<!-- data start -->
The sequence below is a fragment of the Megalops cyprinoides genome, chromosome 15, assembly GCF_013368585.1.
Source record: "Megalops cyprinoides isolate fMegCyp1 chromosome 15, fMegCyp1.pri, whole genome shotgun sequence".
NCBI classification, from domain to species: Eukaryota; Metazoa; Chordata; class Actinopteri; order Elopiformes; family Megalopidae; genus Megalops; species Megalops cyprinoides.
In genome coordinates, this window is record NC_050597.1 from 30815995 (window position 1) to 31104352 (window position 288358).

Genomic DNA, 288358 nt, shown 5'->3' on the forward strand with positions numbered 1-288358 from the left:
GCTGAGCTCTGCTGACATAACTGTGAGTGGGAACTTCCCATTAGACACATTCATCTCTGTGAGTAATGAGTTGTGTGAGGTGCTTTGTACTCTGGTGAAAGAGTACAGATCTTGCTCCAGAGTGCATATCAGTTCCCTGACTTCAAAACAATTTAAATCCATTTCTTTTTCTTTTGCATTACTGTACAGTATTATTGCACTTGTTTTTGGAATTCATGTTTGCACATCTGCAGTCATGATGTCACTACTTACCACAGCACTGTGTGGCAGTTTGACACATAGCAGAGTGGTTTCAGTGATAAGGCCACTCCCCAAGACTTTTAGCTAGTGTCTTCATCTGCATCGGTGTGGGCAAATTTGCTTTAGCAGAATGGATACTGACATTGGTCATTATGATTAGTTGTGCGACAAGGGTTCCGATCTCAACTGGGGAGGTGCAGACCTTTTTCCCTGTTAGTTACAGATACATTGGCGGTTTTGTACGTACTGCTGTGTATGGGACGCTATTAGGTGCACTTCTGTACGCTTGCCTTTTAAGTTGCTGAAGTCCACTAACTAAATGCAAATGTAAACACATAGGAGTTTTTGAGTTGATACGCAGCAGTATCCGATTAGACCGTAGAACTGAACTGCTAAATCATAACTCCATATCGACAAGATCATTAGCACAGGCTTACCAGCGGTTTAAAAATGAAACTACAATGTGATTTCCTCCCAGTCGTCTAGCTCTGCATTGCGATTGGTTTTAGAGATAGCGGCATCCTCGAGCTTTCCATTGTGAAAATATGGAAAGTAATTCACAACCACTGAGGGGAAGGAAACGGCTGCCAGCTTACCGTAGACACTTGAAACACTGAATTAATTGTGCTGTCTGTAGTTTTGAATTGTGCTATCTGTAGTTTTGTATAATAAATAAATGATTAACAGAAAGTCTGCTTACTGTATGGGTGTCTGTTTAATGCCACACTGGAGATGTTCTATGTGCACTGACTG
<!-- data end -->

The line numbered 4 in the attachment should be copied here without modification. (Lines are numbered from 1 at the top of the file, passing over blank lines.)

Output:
In genome coordinates, this window is record NC_050597.1 from 30815995 (window position 1) to 31104352 (window position 288358).